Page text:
Stalin notebooks: Internet meme, or provocation?

The Great Names of Russia notebooks are sold in sets of five, with five different covers. “This set is dedicated to great people of Russia: Empress Catherine II, Academician Korolyov, the Great Commander Kutuzov, the Russian composer Rakhmaninov (Rac

The Great Names of Russia notebooks are sold in sets of five, with five different covers. “This set is dedicated to great people of Russia: Empress Catherine II, Academician Korolyov, the Great Commander Kutuzov, the Russian composer Rakhmaninov (Rac

School notebooks depicting Stalin have touched off a public scandal. Human rights defenders are demanding their recall. But while adults argue over the ethics, children think that Stalin’s portrait on their notebooks is just an amusing picture.

It is “absurd” to inculcate the juvenile subconscious with Stalin’s image. That was the view stated by Arseni Roginsky, head of the human rights organization Memorial, in an interview with Interfax. Memorial had come out against the sale in Russia of school notebooks with Joseph Stalin’s picture on the cover. Roginsky said that the Generalissimus had played a “horrible” role in Russian history, and that role should be described in textbooks, alongside all the other roles he played. He added that, whether intentionally or not on the part of the publishers of the notebooks bearing Stalin’s image, “this is, of course, Stalinist propaganda.”

Minister of Education and Science Andrei Fursenko also voiced his opposition to the appearance of school notebooks depicting Stalin. “I see this as a bad and incorrect phenomenon,” said the minister, adding that since the notebooks were not produced by the Ministry of Education and Science, there was no possibliity of withdrawing them from circulation.

Some members of the Public Chamber also termed the publication of the school notebooks with Joseph Stalin’s portrait “barbarism” and “morally perverse.” In particular, Public Chamber member Sergei Volkov stated that Stalin’s image on school notebook covers was equivalent to the depiction of a swastika. TV host Nikolai Svanidze believes that portraying Stalin on school notebooks is impermissible because it could make children see Stalin as a hero.

Artyom Bilan, art director at the Alt publishing company which issued the scandalous notebooks, replied to all these criticisms, speaking to an RIA Novosti correspondent: “The Public Chamber is not a legislative body of the RF, and merely expresses the private opinions of its representatives. And, as I understand it, their opinion is at odds with that of the majority of Russian citizens, who a couple of years ago in a TV project called Russia’s Name ranked Stalin as one of the outstanding figures in Russian history.”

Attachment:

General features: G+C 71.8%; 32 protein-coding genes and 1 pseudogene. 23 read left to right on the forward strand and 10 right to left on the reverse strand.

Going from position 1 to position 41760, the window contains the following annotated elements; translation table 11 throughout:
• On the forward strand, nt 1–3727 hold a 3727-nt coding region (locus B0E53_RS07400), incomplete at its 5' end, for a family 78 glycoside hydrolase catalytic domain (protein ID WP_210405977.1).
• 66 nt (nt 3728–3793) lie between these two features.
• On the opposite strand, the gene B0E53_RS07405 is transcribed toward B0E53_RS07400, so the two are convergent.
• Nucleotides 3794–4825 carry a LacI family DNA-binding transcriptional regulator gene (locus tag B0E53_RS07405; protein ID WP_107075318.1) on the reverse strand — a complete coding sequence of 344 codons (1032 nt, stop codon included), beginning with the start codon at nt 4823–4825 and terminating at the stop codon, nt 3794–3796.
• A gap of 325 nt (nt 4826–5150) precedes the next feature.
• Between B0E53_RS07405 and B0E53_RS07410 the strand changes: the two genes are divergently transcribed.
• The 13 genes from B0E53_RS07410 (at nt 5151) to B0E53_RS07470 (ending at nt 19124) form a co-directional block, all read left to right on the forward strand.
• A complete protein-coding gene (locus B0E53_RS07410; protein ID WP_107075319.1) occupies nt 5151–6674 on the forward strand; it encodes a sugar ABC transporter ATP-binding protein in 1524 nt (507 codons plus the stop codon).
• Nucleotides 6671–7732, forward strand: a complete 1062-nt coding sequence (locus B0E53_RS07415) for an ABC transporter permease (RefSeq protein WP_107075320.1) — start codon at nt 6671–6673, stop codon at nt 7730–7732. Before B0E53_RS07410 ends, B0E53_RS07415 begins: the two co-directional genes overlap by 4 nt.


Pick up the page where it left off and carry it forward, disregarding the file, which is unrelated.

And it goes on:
Bilan also said that the notebooks with Stalin’s portrait on the cover had been published as part of the Great Names of Russia series, along with Kutuzov, Zhukov, Nakhimov, and other historical figures, and would not be subject to recall. “On what basis should we recall such a successful product?” exclaimed the Alt representative. It should be noted that this remark is irrelevant, since all the notebooks showing the Generalissimus have already been snapped up in stores, despite the fact that they are not cheap (220 rubles for a set of five notebooks).

There has also been an heated online discussion of the matter. The sharply differing opinions expressed there range from “ban them immediately” to “Stalin is a Russian hero, whom children should come to recognize.”

“In my opinion, there’s food for thought there. Indeed, why should these people be so upset about Stalin’s portrait, in particular? If you haven’t even considered that question, it’s time to ask yourself. Stalin was a tyrant and dictator? OK, but wasn’t Catherine the Great a tyrant and dictator? Weren’t there constant uprisings, executions, and wars during her reign? Not to mention the fact that she overthrew her own husband, Russian Emperor Peter III, after which he died prematurely. As the reports indicate, the Empress is right there on the notebook covers along with the Generalissimus, and nobody’s upset about that. Nobody is demanding, ‘Ban that forever!’ How come?” asked the blogger Black Lightning.

Mikhail Vinogradov, head of the Center for Legal and Psychological Assistance in Extreme Situations, commented in an interview with that Nicholas II, for example, had been called “the bloody,” but now he has been canonized.

“Peter I, Catherine II… There are many historical figures it’s impossible to characterize in a simple way,” says Vinogradov. “Why should we throw out our historical past? Yes, Stalin was a tyrant and a despot. Under him the Gulag was set up, and many people died there, with 20 million (or more) becoming victims of repressions. But he led the country for 30 years. And, as Churchill said, ‘Stalin received Russia with the plow and left it with the A-bomb.’ Yes, there was cruelty under Stalin. Nonetheless, it was under him that the country won the war and advanced to the forefront in various areas. Therefore I think that children should be told about Stalin, but the question is how. This is an issue for psychologists.”

And while the adults are thinking about how to teach our complex history to children, the latter have already figured it out. Many schoolchildren thought the portrait of Stalin on their notebooks was just a cool picture, an Internet meme, or an opportunity to “tweak the moustaches” of their teachers.

Original text is published in

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